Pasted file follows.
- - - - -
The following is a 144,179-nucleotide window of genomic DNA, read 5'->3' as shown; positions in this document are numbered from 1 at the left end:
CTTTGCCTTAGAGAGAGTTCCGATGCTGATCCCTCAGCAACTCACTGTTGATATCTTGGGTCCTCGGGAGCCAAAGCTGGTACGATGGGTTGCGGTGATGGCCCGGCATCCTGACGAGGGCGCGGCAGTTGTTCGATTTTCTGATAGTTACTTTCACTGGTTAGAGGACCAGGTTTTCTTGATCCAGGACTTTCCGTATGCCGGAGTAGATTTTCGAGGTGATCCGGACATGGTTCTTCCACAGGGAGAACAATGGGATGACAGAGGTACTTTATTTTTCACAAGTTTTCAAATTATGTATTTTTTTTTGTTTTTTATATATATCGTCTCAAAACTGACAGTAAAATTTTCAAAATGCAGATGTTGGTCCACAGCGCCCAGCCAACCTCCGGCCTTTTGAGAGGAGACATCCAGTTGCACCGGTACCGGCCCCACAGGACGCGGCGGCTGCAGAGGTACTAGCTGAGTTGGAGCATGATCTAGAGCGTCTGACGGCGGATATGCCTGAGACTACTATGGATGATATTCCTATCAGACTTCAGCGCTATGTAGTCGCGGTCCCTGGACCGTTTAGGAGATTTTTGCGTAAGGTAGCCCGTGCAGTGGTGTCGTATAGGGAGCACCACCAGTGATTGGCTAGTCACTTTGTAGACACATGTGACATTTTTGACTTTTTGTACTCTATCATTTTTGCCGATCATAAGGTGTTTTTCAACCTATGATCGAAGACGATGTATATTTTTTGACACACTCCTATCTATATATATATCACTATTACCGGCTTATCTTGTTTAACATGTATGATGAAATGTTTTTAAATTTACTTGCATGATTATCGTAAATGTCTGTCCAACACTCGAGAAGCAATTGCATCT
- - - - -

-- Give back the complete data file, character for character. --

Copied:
The following is a 144,179-nucleotide window of genomic DNA, read 5'->3' as shown; positions in this document are numbered from 1 at the left end:
CTTTGCCTTAGAGAGAGTTCCGATGCTGATCCCTCAGCAACTCACTGTTGATATCTTGGGTCCTCGGGAGCCAAAGCTGGTACGATGGGTTGCGGTGATGGCCCGGCATCCTGACGAGGGCGCGGCAGTTGTTCGATTTTCTGATAGTTACTTTCACTGGTTAGAGGACCAGGTTTTCTTGATCCAGGACTTTCCGTATGCCGGAGTAGATTTTCGAGGTGATCCGGACATGGTTCTTCCACAGGGAGAACAATGGGATGACAGAGGTACTTTATTTTTCACAAGTTTTCAAATTATGTATTTTTTTTTGTTTTTTATATATATCGTCTCAAAACTGACAGTAAAATTTTCAAAATGCAGATGTTGGTCCACAGCGCCCAGCCAACCTCCGGCCTTTTGAGAGGAGACATCCAGTTGCACCGGTACCGGCCCCACAGGACGCGGCGGCTGCAGAGGTACTAGCTGAGTTGGAGCATGATCTAGAGCGTCTGACGGCGGATATGCCTGAGACTACTATGGATGATATTCCTATCAGACTTCAGCGCTATGTAGTCGCGGTCCCTGGACCGTTTAGGAGATTTTTGCGTAAGGTAGCCCGTGCAGTGGTGTCGTATAGGGAGCACCACCAGTGATTGGCTAGTCACTTTGTAGACACATGTGACATTTTTGACTTTTTGTACTCTATCATTTTTGCCGATCATAAGGTGTTTTTCAACCTATGATCGAAGACGATGTATATTTTTTGACACACTCCTATCTATATATATATCACTATTACCGGCTTATCTTGTTTAACATGTATGATGAAATGTTTTTAAATTTACTTGCATGATTATCGTAAATGTCTGTCCAACACTCGAGAAGCAATTGCATCT